Monday, September 17, 2012

Cat Breeds: American Bobtail

The American Bobtail is a fairly recent breed of cat that developed from feral cats that naturally have almost no tail. Back in the 1960s, a young couple (John and Brenda Sanders, to be exact) picked up a kitten along the side of the road while driving in Arizona. This kitten had a shortened tail. When this kitten bred to the non-pedigreed cat the Sanders already had, the kittens had this same shortened tail. Charlotte Bentley and Mindi Shultz, friends of the Sanders, saw this and thought that the kittens might have some potential.

But these kittens weren't actually American Bobtails, which were not recognized around the world until 1989. The first Bobtails were born when the kittens were bred to long-haired pointed cats. Feral cats may have been the foundation stock of the American Bobtail, but they are not used in breeding programs today by reputable breeeders. However, because they are descended from wild cats, American Bobtails have very few health issues to speak of. Ask your breeder for any health problems specific to their breeding program.

The Appearance of the American Bobtail

Obviously the Bobtail has a shortened tail, the appearance of which varies from cat to cat. In fact, kittens in the same litter will have different tail lengths. This is because the genetic mutation which results in the shortened tail is a little wild. There is no way to control it and no way to breed for a specific tail length. Breed standard indicate that the tail much be at least one inch without being longer than the hock, and most American Bobtails fall within this range.

The coat of the Bobtail is either short or long and comes in a wide variety of colors and patterns. Any color is acceptable. It is more the short tail and the well-muscled, solid, graceful, and athletic build of this cat that is judged. But all American Bobtails require regular grooming to stay healthy and presentable. Their fur tangles easily and needs care.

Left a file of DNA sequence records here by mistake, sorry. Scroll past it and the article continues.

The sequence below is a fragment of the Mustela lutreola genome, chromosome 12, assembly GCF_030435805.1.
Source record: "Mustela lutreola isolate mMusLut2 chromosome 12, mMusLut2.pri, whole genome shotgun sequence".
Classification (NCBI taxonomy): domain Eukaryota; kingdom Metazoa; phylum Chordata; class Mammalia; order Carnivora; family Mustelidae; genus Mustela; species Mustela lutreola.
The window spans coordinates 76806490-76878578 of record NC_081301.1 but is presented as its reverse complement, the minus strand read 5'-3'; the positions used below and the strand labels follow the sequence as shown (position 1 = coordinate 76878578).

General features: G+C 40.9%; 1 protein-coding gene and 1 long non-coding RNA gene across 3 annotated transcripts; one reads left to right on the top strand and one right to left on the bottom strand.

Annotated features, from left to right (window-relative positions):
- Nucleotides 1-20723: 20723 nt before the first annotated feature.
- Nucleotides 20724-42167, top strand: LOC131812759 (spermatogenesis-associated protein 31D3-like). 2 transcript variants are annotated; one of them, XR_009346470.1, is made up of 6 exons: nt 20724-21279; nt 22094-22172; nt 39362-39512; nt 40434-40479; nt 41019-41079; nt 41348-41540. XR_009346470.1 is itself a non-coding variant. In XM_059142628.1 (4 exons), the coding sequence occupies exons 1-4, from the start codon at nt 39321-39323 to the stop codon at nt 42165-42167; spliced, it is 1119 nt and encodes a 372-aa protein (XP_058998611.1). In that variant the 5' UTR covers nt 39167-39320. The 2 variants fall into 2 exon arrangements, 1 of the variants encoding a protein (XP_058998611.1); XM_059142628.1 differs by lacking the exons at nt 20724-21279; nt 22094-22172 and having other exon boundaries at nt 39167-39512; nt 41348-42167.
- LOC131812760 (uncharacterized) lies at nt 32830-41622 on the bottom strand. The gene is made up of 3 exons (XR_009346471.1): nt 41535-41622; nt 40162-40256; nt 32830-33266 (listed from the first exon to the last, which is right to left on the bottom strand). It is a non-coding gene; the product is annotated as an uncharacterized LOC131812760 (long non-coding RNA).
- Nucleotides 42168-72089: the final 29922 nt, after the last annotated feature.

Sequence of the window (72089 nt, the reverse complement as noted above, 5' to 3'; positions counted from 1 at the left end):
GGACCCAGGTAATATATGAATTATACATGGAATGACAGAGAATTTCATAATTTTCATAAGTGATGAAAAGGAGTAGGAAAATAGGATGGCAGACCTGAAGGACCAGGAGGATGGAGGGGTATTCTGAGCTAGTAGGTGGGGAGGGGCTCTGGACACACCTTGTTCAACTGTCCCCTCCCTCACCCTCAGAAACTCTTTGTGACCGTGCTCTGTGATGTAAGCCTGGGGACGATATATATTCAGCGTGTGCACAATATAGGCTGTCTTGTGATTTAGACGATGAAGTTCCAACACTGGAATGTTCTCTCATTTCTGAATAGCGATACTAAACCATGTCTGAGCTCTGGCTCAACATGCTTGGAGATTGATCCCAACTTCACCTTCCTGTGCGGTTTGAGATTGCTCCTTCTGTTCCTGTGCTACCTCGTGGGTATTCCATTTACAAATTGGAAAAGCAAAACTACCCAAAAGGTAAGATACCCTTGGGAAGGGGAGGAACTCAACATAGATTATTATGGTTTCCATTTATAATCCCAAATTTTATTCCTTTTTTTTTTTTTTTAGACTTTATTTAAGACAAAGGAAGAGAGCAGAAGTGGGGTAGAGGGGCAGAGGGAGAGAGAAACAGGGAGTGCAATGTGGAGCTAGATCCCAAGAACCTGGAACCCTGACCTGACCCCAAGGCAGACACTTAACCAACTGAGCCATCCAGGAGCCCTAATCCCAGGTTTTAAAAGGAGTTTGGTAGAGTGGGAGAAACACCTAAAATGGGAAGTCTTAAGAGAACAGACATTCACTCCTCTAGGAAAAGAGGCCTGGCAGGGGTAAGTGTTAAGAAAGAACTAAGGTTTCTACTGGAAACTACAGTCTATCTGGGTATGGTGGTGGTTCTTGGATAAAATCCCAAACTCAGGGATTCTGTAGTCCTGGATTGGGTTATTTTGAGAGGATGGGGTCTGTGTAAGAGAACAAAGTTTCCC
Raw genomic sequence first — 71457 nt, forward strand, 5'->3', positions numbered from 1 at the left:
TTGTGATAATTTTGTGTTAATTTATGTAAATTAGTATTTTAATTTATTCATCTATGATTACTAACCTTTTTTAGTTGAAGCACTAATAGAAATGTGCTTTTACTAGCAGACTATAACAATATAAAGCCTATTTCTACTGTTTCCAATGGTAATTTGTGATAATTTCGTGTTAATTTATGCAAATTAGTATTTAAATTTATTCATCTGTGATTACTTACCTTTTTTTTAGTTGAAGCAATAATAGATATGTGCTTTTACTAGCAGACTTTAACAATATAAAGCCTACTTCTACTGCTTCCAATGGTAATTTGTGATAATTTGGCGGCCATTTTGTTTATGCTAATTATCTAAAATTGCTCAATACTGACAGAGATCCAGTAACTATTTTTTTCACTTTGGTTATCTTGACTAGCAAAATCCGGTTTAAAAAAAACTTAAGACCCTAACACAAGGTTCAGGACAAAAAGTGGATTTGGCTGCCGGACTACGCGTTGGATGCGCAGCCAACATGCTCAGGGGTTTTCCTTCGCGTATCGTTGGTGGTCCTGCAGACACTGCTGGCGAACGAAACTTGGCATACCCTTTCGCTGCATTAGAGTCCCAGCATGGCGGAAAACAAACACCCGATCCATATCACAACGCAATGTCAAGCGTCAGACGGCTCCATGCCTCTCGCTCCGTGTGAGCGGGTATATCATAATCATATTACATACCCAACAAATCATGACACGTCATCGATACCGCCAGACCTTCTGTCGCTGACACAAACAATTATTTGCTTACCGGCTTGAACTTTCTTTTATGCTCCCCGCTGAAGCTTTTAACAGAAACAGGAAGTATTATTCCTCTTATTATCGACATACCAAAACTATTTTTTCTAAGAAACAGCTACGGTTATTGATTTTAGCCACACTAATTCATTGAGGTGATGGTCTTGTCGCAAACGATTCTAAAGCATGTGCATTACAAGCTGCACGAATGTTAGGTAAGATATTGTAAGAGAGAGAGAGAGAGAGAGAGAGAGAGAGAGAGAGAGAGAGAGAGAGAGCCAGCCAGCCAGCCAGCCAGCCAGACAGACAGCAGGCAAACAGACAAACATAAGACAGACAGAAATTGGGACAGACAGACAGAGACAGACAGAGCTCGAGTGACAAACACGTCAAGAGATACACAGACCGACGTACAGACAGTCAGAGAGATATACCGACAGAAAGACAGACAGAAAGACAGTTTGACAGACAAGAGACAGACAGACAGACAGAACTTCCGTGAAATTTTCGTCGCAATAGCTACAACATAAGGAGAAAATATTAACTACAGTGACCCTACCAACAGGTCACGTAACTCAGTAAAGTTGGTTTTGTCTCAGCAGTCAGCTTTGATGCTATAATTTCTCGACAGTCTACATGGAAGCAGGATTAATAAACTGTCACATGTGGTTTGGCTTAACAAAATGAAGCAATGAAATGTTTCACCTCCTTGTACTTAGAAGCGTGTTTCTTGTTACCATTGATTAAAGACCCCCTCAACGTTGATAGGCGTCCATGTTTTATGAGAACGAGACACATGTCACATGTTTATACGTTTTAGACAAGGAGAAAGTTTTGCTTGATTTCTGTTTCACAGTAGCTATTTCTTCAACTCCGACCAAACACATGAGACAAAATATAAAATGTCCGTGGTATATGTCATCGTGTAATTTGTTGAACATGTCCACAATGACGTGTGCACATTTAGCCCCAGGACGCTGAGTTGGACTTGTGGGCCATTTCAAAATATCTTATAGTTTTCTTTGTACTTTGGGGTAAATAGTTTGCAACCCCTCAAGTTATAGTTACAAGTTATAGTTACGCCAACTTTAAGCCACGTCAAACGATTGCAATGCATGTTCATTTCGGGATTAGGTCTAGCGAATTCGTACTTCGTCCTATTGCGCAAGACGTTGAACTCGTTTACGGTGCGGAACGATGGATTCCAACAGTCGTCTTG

These cats are medium in size with the males ranging from 12 to 16 pounds and the females ranging from 7 to 11 pounds.

The Personality of the American Bobtail

This cats are intelligent and friendly most of the time. They get along well with children and bond to their families in short order. They like attention and hate being left alone, but they're not really the kind of cat the will insist on sitting on your shoulder all day. If you're going to be away, a friend such as a dog or another cat is recommended. They tend to get along well with other animals if introduced slowly, so don't rush introductions.

These cats are neither lazy nor active. They are, in effect, both. When in motion, they're really in motion, dashing about as if being chased by whatever it is they imagine themselves being chased by. But when the American Bobtail decides it's time to laze about, nothing will move them. They're stubborn and will just lay there, often ignoring everything until they're ready to move. Still, they make wonderful and entertaining companions.

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